A Beginner’s Probiotics Guide

Probiotics are getting some good press lately (and some bad). This probiotics guide dives into what they are, what they do, and how to eat more probiotics.

Probiotics are getting some good press lately (and some bad). This probiotics guide dives into what they are, what they do, and how to eat more probiotics.

What are probiotics?

The short answer to this question is that probiotics are often called “good bacteria,” though beneficial yeasts can also fall under the probiotic umbrella. We all have natural probiotics in our digestive tracts already, and the idea behind taking probiotic supplements and eating probiotic rich foods is to help keep those good microorganisms in balance.

You can’t really talk about what probiotics are without talking about what they do. What does “balance” mean when we’re talking about gut flora? The answer is kind of complicated. Alongside beneficial bacteria in our guts, there are harmful bacteria. Sometimes, there are more harmful bacteria than beneficial, and this can throw your digestion – and possibly other areas of your health – out of whack. Eating probiotic-rich can help restore the equilibrium.

Lots of things can throw off our gut flora, and taking antibiotics is probably the most common cause. Antibiotics kill bacteria, which is good when you’re fighting an illness that your body can’t handle on its own. But antibiotics don’t just target the bacteria that are making you sick. They can also kill the good bacteria in your gut. Eating more probiotics can help restore that balance.

What are the health benefits of probiotics?

Research on probiotics really only began in the past 20 years, so a lot of the potential benefits of good bacteria need more study. There is some promising research out there now, though! The list below is not all-inclusive, but it gives you a good idea of the range of ailments that probiotics may help address.

⋅ Research suggests that probiotics may help improve your mood and help your body handle stress.
⋅ One UCLA study found a link between gut health and brain function. According to their press release, “as the complexity of the gut flora and its effect on the brain is better understood, researchers may find ways to manipulate the intestinal contents to treat chronic pain conditions or other brain related diseases, including, potentially, Parkinson’s disease, Alzheimer’s disease and autism.”
⋅ An Ohio State University study found that probiotics might help toddlers better self-regulate their moods.
⋅ Probiotics may help reduce the chances of you catching the common cold, and they may also decrease your cold’s duration.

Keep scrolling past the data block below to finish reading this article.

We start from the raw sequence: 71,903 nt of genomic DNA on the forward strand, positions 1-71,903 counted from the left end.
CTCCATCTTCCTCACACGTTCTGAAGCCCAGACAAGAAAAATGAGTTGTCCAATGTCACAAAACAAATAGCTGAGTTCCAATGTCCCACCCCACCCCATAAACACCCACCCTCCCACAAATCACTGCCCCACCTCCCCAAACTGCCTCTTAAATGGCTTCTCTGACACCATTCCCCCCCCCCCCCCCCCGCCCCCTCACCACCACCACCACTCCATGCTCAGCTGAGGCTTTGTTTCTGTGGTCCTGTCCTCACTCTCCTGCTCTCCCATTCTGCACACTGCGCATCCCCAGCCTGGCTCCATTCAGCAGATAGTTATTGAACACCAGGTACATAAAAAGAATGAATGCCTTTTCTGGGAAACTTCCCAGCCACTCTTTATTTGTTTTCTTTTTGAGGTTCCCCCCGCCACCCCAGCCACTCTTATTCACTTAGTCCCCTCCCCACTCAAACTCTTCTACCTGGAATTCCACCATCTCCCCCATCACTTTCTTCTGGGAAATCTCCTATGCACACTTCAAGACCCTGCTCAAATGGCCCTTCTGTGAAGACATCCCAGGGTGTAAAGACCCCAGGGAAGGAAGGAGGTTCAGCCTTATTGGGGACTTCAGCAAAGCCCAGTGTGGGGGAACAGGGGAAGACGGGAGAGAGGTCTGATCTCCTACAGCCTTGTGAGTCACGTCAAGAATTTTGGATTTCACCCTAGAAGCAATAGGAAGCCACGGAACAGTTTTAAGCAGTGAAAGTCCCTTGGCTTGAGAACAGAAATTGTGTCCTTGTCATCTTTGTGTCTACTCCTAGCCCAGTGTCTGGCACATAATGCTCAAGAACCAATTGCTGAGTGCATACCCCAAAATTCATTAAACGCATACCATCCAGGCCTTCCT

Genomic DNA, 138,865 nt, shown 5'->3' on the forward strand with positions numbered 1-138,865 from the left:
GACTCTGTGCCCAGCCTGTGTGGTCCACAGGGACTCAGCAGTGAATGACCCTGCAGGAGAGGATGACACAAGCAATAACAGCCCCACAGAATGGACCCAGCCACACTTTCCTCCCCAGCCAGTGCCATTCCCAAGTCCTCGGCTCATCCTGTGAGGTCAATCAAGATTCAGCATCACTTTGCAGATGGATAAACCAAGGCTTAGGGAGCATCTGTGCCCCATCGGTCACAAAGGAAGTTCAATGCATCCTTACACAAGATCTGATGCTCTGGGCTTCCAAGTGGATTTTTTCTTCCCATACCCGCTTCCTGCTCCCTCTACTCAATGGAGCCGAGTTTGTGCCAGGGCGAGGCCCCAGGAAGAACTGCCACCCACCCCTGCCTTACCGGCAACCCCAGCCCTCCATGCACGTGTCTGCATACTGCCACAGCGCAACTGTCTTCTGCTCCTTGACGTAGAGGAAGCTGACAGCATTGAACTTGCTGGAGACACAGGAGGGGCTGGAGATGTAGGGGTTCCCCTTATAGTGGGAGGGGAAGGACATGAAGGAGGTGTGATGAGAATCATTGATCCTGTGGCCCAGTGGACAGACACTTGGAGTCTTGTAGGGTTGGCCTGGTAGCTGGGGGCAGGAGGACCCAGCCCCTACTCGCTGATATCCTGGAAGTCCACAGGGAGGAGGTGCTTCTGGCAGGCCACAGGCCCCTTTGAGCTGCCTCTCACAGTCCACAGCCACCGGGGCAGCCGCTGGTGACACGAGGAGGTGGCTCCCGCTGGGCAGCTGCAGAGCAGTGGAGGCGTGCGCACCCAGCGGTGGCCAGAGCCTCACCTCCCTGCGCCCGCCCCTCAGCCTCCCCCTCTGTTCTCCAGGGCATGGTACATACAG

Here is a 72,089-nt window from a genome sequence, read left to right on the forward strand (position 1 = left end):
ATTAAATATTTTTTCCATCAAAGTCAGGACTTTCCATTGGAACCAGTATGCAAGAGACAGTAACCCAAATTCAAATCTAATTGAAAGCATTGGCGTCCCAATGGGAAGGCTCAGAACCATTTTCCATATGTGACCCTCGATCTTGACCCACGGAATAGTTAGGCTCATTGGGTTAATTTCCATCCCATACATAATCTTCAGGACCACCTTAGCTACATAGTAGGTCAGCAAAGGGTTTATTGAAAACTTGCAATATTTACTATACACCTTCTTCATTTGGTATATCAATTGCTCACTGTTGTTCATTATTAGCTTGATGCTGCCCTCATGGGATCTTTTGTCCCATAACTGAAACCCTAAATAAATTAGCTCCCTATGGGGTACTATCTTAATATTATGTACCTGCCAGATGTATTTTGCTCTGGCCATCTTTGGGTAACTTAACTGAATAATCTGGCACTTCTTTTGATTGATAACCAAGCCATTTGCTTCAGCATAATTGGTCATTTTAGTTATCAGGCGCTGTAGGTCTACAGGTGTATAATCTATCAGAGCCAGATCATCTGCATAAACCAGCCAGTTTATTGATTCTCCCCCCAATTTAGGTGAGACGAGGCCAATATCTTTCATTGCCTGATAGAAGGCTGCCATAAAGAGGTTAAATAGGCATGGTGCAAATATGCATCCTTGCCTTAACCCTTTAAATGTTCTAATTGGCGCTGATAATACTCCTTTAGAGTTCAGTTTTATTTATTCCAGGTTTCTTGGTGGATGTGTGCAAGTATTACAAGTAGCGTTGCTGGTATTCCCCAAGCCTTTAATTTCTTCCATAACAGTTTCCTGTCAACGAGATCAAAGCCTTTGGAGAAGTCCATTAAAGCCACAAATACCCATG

⋅ Ingesting probiotics may help prevent childhood eczema. Topical probiotics might also help soothe eczema, though more study is needed.

⋅ There is some evidence that probiotics may help manage irritable bowel syndrome (IBS)

Much of the research on probiotics is preliminary. The good news is that drinking a kombucha or eating fermented sauerkraut isn’t likely to harm you. You can to eat and drink delicious foods, and you’re potentially benefitting your health.

Who should avoid probiotics?

In general, probiotic side effects are positive, but there are a couple of rare cases where you should talk to a doctor before taking probiotics.

If you have short bowel syndrome, however, you may want to talk to your doctor before taking probiotics. Same goes for anyone suffering from immunodeficiency. There have been extremely rare cases of probiotics causing issues in people with weakened immune systems.

Sources of Probiotics

Supplements are an easy way to get more probiotics into your day, but buyer beware! A recent New York State investigation found that many supplement brands didn’t contain what they said they did. Make sure you choose a brand that you trust, if you decide to buy probiotic supplements!

Of course, we are big fans of eating our probiotics around here, and we’ve shared lots of tips and resources to help you eat your probiotics! You can get probiotics from eating an array of fermented foods and sipping on fermented drinks.

⋅ If you’re a fan of sauerkraut, check out these fun ways to sneak more of this fermented food into your day.
⋅ Eating yogurt is probiotics 101, but Jennifer has rounded up some probiotic foods that are even better!
⋅ Feeling experimental? Try making your own fermented kimchi at home.
⋅ Homemade water kefir is another great way to try your hand at home fermentation.
⋅ You can also brew your own kombucha at home.
⋅ But before you get fermenting, make sure you check out this guide to properly sanitizing your jars.

What about prebiotics?

Probiotics are living organisms, and prebiotics are basically the food that those good bugs eat. Many foods that you’re probably already eating are rich in these carbohydrates. They include plant-based foods like asparagus, oatmeal, and bananas. Here’s a handy table laying out some of the best dietary sources of prebiotics:

prebiotic foods
source: Monash University

Like with so many things health-related, a look at the best sources of probiotics and prebiotics really points to one thing: eating a variety of whole, plant-based foods, and you’ll be covered.

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About the Author

My name is Becky Striepe (rhymes with “sleepy”), and I am a crafts and food writer from Atlanta, Georgia with a passion for making our planet a healthier, happier, and more compassionate place to live. My mission is to make vegan food and crafts accessible to everyone!. If you like my work, you can also find me on Twitter, Facebook, and .